Inventorium Sepulchrale; An Account of Some Antiquities Dug Up at Gilton, Kingston, Sibertswold, Barfriston, Beakesbourne, Chartham, and Crundale, in the County of Kent, from A.D. 1757 to A.D. 1773

Inventorium Sepulchrale; An Account of Some Antiquities Dug Up at Gilton, Kingston, Sibertswold, Barfriston, Beakesbourne, Chartham, and Crundale, in the County of Kent, from A.D. 1757 to A.D. 1773

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This historic book may have numerous typos and missing text. Purchasers can download a free scanned copy of the original book (without typos) from the publisher. Not indexed. Not illustrated. 1856 edition. Excerpt: ... no appearance of a coffin: a small iron buckle, as before; and the blade of a knife. 259. The tumulus was scarcely discernible; the grave was about two feet deep. The bones were almost gone; the coffin had been very much burnt. Two small beads, one of them of blue glass, the other of red baked earth, and the blade of a knife. 260. The tumulus was scarcely discernible; the grave was about two feet and a half deep. The bones were pretty sound; and appeared, by the teeth, which were much ground down, to have been those of an old person. The coffin appeared to have passed the fire. Two earthen beads on a knotted ring; and three or four small bits of iron, all near the neck. 261. The tumulus of the middle-size. I had disregarded it before, it having the appearance of having been opened before. I was right; for we found nothing but a confused heap of predisturbed bones, when we came to the bottom of the grave, which, exclusive of the tumulus, was full six feet deep. 262. The tumulus was scarcely discernible; the grave was about two feet and a half deep. There were the bones of a child, almost gone; the coffin appeared to have been much burnt and very thick; a broad brass ring (pl. 11, fig. 14); two small earthen disci or quoits,1 as I take them to be (figs. 1 and 2); some iron links of a small chain, which were rusted to one of the quoits: the blade of a knife, as before; a piece of brass with a ringle through it (fig. 3); several small bits of iron, of which nothing could be made out. 263. The tumulus was scarcely discernible; the grave was about three feet deep; and pointed with its feet very near the north. The bones of an old person, almost gone. The coffin had passed the fire. Some nail-like pieces of iron, and some sherds of a large black urn....show more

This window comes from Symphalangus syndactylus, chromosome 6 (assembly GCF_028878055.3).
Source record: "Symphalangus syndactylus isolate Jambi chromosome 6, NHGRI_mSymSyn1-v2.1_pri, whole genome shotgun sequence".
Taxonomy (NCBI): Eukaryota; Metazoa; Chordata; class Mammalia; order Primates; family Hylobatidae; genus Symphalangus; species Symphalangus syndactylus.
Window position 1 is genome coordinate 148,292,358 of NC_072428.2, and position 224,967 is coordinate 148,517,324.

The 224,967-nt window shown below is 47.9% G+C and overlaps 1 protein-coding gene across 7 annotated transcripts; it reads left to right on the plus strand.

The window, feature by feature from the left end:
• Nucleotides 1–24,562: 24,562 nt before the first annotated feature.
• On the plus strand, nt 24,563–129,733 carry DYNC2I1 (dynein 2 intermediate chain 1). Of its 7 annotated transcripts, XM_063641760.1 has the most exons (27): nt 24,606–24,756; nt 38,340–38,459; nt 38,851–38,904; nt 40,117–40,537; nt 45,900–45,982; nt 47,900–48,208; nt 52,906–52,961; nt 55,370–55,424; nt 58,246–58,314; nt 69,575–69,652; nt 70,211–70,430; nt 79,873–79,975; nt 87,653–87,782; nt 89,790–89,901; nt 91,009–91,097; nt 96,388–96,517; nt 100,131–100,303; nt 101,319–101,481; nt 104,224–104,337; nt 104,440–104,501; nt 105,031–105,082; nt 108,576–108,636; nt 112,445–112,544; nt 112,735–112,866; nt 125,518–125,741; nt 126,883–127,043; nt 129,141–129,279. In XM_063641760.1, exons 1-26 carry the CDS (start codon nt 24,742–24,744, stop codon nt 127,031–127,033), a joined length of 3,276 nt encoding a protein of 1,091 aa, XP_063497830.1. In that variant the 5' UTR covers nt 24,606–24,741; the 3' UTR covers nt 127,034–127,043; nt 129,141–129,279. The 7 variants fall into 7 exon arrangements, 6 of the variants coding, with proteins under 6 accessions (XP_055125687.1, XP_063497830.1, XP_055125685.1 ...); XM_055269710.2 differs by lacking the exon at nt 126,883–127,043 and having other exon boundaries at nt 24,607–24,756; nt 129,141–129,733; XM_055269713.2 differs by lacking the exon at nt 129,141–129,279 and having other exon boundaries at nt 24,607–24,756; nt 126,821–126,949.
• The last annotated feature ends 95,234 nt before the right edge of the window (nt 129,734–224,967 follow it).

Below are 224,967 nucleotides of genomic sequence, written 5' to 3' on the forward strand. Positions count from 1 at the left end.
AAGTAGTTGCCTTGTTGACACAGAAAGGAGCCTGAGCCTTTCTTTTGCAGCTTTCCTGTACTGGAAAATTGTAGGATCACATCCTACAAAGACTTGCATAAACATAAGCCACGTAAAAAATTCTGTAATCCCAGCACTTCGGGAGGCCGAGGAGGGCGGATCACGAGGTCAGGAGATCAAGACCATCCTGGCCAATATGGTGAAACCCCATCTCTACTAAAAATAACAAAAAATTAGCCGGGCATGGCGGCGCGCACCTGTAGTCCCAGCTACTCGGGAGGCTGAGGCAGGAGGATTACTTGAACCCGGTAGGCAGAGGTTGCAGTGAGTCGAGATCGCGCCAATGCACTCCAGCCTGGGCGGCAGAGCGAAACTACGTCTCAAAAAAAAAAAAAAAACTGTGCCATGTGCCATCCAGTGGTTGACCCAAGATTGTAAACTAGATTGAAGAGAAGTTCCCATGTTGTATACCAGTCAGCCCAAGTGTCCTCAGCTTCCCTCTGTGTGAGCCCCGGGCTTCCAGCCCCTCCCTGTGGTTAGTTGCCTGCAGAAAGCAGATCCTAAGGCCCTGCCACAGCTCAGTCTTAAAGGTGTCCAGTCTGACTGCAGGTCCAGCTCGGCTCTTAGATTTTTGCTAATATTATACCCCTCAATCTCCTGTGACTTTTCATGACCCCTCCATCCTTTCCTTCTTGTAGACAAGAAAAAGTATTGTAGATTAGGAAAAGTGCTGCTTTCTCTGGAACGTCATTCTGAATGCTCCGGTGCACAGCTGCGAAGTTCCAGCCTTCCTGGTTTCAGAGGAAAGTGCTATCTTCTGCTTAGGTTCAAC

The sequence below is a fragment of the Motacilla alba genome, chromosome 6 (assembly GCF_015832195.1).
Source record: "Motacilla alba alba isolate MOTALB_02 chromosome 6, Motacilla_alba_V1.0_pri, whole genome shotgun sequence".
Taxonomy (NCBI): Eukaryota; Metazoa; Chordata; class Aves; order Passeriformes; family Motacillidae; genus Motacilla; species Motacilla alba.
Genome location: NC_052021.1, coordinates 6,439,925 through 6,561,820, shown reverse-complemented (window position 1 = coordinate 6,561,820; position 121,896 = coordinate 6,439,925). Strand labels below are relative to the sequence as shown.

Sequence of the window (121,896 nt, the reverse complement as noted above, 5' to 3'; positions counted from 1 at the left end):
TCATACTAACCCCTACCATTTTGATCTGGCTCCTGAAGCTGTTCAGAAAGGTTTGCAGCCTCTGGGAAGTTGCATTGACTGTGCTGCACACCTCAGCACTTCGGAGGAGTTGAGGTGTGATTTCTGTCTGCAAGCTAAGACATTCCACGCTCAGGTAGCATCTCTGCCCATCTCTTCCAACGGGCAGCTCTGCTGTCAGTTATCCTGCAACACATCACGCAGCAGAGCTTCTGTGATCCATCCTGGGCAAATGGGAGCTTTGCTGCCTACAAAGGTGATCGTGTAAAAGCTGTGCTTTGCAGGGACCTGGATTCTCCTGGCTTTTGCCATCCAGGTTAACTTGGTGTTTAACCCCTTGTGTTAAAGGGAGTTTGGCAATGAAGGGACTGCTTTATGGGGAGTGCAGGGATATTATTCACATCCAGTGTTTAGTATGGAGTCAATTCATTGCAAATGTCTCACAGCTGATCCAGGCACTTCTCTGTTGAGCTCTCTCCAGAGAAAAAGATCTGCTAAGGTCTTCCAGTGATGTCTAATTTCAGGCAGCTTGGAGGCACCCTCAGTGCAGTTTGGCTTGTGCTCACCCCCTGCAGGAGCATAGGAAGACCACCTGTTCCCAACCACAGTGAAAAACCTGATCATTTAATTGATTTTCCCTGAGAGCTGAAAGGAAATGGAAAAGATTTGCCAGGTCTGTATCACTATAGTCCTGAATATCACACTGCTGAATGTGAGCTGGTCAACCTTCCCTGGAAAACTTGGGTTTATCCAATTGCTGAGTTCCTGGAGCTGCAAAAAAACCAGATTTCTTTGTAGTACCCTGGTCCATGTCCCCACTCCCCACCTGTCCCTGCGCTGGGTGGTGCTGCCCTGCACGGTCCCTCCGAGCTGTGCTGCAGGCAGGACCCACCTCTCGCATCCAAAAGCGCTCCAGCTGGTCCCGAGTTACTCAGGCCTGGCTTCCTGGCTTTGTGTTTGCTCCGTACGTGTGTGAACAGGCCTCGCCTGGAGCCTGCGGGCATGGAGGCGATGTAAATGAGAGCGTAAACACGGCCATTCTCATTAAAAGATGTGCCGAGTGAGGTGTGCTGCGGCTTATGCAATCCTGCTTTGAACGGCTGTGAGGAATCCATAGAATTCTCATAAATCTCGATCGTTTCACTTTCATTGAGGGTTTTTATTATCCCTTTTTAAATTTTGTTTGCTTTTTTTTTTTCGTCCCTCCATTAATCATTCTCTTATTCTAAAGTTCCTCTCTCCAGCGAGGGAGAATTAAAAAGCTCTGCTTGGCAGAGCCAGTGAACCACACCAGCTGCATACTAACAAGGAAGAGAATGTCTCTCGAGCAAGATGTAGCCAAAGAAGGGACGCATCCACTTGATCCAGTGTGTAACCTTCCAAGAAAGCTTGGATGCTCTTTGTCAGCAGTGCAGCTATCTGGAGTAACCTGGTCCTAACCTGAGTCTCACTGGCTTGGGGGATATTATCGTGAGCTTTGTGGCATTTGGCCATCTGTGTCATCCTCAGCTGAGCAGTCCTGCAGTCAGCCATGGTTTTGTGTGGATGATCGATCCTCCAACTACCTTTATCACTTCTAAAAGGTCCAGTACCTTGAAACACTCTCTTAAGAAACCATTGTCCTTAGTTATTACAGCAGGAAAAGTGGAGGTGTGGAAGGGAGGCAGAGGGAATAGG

Product details

  • Paperback | 118 pages
  • 189 x 246 x 6mm | 227g
  • Rarebooksclub.com
  • Miami Fl, United States
  • English
  • black & white illustrations
  • 1236595912
  • 9781236595911